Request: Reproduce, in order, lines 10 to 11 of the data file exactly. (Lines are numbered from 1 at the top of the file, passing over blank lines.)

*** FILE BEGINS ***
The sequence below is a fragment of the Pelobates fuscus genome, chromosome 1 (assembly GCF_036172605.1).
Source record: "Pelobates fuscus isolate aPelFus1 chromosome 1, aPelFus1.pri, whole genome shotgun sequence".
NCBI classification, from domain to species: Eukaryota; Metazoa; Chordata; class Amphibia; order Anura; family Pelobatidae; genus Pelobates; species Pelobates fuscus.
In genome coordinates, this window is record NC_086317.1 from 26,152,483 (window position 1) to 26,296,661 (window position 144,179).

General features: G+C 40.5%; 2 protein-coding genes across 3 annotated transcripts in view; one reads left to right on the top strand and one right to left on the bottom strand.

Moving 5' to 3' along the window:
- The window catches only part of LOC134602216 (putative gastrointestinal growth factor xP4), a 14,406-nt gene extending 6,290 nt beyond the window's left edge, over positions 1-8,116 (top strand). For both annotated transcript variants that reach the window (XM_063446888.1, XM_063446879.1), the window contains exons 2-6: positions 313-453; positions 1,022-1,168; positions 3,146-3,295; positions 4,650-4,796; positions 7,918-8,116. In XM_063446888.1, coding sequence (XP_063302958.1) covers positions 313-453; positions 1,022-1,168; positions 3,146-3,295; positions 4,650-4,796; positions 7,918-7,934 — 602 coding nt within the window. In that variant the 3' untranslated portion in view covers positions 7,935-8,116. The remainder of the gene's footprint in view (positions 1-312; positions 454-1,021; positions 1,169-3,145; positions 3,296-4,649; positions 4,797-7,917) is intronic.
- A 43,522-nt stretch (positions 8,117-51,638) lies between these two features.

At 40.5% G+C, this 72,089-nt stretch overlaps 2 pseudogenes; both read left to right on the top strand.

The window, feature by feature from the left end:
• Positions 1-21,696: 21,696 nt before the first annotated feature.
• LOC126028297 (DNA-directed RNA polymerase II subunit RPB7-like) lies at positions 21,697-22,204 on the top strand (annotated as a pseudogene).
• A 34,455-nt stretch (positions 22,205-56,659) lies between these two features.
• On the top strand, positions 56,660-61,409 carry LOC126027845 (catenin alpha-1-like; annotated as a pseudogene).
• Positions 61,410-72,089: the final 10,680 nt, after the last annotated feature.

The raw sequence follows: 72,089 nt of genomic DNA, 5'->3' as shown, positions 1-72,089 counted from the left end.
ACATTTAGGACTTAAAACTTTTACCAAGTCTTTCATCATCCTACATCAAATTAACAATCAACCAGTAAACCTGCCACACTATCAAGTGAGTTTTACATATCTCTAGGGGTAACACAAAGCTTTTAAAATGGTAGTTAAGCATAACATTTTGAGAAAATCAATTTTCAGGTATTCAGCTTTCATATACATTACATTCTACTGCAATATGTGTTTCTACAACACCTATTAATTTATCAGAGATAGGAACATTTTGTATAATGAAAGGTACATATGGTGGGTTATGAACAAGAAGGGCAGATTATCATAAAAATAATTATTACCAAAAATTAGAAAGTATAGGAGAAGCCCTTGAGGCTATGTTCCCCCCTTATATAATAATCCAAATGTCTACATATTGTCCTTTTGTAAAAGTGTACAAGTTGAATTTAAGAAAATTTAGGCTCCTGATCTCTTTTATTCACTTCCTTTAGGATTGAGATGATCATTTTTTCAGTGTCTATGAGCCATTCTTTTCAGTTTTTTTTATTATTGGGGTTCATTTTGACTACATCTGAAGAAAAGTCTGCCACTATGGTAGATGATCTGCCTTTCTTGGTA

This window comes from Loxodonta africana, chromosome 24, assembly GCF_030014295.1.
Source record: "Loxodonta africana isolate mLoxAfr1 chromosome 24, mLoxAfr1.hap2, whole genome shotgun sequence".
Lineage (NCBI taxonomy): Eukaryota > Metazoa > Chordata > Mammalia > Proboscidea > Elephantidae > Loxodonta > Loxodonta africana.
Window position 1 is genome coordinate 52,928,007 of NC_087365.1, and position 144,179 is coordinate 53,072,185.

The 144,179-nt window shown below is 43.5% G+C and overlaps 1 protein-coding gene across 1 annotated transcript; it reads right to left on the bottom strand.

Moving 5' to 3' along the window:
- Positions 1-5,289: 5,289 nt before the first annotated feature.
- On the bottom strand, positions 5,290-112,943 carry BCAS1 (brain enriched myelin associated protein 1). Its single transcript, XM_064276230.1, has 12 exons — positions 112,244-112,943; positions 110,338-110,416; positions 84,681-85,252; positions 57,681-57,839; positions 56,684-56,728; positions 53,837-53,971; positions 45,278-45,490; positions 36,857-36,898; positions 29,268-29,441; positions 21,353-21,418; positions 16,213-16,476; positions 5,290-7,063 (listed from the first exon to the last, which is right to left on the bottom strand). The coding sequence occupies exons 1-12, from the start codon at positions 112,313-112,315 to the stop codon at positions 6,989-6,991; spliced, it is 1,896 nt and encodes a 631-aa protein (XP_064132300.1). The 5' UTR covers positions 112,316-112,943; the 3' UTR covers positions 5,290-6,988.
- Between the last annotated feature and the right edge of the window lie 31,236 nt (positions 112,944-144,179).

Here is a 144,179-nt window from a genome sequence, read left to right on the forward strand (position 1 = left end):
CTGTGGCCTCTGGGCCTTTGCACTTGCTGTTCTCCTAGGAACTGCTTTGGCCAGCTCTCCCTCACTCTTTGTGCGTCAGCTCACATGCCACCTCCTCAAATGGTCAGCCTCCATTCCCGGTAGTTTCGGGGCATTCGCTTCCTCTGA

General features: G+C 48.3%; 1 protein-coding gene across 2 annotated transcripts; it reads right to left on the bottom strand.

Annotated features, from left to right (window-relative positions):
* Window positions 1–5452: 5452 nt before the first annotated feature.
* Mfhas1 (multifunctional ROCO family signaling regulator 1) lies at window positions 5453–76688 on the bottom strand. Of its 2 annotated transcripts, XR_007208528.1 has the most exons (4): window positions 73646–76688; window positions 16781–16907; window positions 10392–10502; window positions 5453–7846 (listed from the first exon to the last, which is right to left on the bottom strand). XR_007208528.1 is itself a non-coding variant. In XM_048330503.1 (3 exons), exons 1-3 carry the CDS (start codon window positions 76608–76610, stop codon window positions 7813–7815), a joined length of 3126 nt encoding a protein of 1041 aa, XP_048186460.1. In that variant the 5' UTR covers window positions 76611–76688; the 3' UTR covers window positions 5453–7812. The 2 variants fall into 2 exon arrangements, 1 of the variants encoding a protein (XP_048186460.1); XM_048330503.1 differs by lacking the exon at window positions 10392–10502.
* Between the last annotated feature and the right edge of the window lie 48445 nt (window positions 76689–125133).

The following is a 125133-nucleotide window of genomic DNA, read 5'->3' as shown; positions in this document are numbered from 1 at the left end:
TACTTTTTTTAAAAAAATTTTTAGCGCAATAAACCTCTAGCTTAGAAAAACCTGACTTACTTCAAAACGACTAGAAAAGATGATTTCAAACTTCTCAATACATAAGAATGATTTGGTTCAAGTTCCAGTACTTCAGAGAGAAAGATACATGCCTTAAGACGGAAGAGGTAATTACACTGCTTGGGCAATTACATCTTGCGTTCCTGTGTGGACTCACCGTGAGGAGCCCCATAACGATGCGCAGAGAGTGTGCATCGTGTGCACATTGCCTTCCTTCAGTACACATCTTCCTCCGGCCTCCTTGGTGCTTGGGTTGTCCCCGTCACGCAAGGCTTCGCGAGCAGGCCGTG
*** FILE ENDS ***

The window, feature by feature from the left end:
• Positions 1-21,696: 21,696 nt before the first annotated feature.